Female Spectacle / Edition 1

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Overview

When the French actress Sarah Bernhardt made her first American tour in 1880, the term "feminism" had not yet entered our national vocabulary. But over the course of the next half-century, a rising generation of daring actresses and comics brought a new kind of woman to center stage. Exploring and exploiting modern fantasies and fears about female roles and gender identity, these performers eschewed theatrical convention and traditional notions of womanly modesty. They created powerful images of themselves as ambitious, independent, and sexually expressive "New Women."

Female Spectacle reveals the theater to have been a powerful new source of cultural authority and visibility for women. Ironically, theater also provided an arena in which producers and audiences projected the uncertainties and hostilities that accompanied changing gender relations. From Bernhardt's modern methods of self-promotion to Emma Goldman's political theatrics, from the female mimics and Salome dancers to the upwardly striving chorus girl, Glenn shows us how and why theater mattered to women and argues for its pivotal role in the emergence of modern feminism.

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Editorial Reviews

Choice

Glenn prods readers into thinking about women's demands for roles in public life...As with the best history, Glenn's research sheds light on both past events and present dilemmas. Her argument and research thus provide an important historical context for the recent flood of memoirs about feminist activism in the 1960s-1990s.
— L.D. Brush

Lizabeth Cohen
All the world may be a stage, but Susan Glenn brilliantly shows us how the stage can shape the world, in this case the modern world of the New Woman from the 1880s through the 1920s. What female performers did on stage and in their professional careers changed forever what all women did off of it.
John Kasson
Female Spectacle is a delightful book that vividly portrays the place of women in the popular theater of the early twentieth century. Engrossing and brilliantly insightful, it will surely be hailed as one of the finest studies of American popular culture to appear in the last decade.
Elizabeth Blackmar
Female Spectacle is a richly detailed, lively and original treatment of a fascinating subject. Beautifully researched and persuasively argued, it is also fun to read.
Brooks McNamara
Female Spectacle is a major contribution to the limited literature of women and the American stage. Susan Glenn has offered important insights into the place of feminism in twentieth-century American theater.
Christine Stansell
Female Spectacle excavates a long-forgotten world and recreates it for us as the glittering, charming, funny theater it was for Americans a century ago. Susan Glenn's insights into the importance of the first female star system for the making of modern American womanhood are enthralling. A book full of surprises, wonders, and show-stopping insights.
Choice - L.D. Brush
Glenn prods readers into thinking about women's demands for roles in public life...As with the best history, Glenn's research sheds light on both past events and present dilemmas. Her argument and research thus provide an important historical context for the recent flood of memoirs about feminist activism in the 1960s-1990s.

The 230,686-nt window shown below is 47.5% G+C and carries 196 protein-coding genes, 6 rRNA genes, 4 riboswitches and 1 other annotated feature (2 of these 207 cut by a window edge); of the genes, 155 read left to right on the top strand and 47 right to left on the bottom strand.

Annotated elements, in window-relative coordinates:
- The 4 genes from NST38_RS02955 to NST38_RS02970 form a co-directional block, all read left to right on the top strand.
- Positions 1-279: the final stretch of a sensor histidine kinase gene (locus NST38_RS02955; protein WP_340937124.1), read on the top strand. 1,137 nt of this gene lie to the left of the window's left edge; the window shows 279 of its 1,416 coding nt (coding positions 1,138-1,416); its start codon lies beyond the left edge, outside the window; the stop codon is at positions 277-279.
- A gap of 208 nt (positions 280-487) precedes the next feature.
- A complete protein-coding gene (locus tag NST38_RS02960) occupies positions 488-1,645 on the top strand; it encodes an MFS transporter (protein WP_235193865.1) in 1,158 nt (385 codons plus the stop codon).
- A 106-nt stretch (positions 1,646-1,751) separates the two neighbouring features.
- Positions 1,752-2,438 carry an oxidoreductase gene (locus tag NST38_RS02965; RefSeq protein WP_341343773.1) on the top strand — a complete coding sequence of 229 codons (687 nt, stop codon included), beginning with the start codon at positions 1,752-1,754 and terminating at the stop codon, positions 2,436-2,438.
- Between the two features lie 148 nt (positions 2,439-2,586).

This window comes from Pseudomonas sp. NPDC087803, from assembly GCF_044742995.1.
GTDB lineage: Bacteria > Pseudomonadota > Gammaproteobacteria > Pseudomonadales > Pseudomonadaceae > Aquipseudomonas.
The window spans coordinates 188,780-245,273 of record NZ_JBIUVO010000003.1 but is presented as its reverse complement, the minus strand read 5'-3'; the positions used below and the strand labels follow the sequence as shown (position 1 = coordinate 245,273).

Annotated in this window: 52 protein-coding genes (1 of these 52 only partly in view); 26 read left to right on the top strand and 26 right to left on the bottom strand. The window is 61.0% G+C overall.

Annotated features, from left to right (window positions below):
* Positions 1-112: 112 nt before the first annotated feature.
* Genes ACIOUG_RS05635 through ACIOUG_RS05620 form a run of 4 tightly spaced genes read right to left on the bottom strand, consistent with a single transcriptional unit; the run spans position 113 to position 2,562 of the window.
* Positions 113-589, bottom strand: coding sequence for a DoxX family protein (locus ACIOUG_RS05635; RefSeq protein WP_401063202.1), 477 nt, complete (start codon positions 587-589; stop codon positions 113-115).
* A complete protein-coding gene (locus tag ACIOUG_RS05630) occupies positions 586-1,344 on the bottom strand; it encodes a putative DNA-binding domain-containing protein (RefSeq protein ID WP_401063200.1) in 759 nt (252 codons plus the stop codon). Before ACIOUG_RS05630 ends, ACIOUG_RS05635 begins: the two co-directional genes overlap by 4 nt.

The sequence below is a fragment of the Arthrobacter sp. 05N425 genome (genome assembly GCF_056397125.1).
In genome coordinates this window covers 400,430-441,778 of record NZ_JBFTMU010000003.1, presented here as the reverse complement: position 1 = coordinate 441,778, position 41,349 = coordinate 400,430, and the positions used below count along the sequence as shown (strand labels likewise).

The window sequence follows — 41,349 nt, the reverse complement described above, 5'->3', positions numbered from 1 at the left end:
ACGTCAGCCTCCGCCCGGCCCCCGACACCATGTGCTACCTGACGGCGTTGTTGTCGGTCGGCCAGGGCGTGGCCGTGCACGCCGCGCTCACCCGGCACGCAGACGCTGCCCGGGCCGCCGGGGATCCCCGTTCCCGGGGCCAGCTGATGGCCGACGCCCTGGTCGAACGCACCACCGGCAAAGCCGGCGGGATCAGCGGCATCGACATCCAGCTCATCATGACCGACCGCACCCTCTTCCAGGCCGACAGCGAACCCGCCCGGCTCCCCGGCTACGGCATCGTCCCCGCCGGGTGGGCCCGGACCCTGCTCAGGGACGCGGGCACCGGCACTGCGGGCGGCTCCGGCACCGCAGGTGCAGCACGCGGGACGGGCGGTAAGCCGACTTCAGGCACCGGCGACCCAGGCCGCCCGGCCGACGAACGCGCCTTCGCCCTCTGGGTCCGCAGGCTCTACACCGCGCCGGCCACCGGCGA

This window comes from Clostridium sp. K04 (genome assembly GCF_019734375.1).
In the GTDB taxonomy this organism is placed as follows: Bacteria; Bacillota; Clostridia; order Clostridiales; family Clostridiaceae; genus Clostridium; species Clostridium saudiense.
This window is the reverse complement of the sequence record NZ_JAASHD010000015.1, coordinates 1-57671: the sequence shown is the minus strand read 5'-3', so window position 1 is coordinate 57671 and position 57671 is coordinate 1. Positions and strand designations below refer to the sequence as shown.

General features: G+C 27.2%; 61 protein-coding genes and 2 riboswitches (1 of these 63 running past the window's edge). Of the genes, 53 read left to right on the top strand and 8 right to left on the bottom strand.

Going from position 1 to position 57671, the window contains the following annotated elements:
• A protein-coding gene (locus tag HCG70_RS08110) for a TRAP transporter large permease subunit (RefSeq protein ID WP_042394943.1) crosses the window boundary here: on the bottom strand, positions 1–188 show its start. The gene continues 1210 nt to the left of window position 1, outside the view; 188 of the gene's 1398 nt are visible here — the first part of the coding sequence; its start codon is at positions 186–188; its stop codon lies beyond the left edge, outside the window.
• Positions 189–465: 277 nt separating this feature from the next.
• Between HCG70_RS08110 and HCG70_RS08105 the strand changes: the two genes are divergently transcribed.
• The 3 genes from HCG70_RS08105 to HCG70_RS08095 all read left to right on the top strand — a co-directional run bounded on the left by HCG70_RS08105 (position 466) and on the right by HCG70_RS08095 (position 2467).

Library Journal
Searching for the theatrical roots of modern feminism, Glenn (Daughters of the Shtetl) digs broadly and shallowly in the well-worked field of the first three decades of the 20th century in America. Drawing mainly from secondary sources, she examines public images of women: flamboyant actresses, satirical and self-deprecating overweight vaudeville comediennes, theatrical renderings of the Salome and "gold digger" figures, choreographed marches of suffragettes, machine-like configurations of the chorus line, and advertisements celebrating conspicuous consumption. Glenn's assertion that these grow from female self-expression and activism rather than from male preferences is the tap root of this work, and it is weak: treated lightly, often contradicted by descriptions of the images themselves, and obscured by a choppy organization and style that seems subject to its sources. Nevertheless, the materials are interesting, and the work is a useful compilation of comments relating to public images of women, which are referenced over 900 times. Recommended for academic libraries only.--Ann Fey, Rockland Community Coll., Suffern, NY Copyright 2000 Cahners Business Information.
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Product Details

  • ISBN-13: 9780674009905
  • Publisher: Harvard University Press
  • Publication date: 9/15/2002
  • Edition description: New Edition
  • Edition number: 1
  • Pages: 336
  • Product dimensions: 0.70 (w) x 6.00 (h) x 9.00 (d)

Meet the Author

Susan A. Glenn is Professor of History at the University of Washington, and author of Daughters of the Shtetl, which won the American Historical Association's Joan Kelly Prize.
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Table of Contents

Introduction

1. The Bernhardt Effect: Self-Advertising and the Age of Spectacle

2. Mirth and Girth: The Politics of Comedy

3. The Strong Personality: Female Mimics and the Play of the Self

4. The Americanization of Salome: Sexuality, Race, and the Careers of the Vulgar Princess

5."The Eyes of the Enemy": Female Activism and the Paradox of Theater

6."Nationally Advertised Legs": How Broadway Invented "The Girls"

7."Like All the Rest of Womankind Only More So": The Chorus Girl Problem and American Culture

Conclusion: The Legacy of Female Spectacle

Abbreviations

Notes

Acknowledgments

Index

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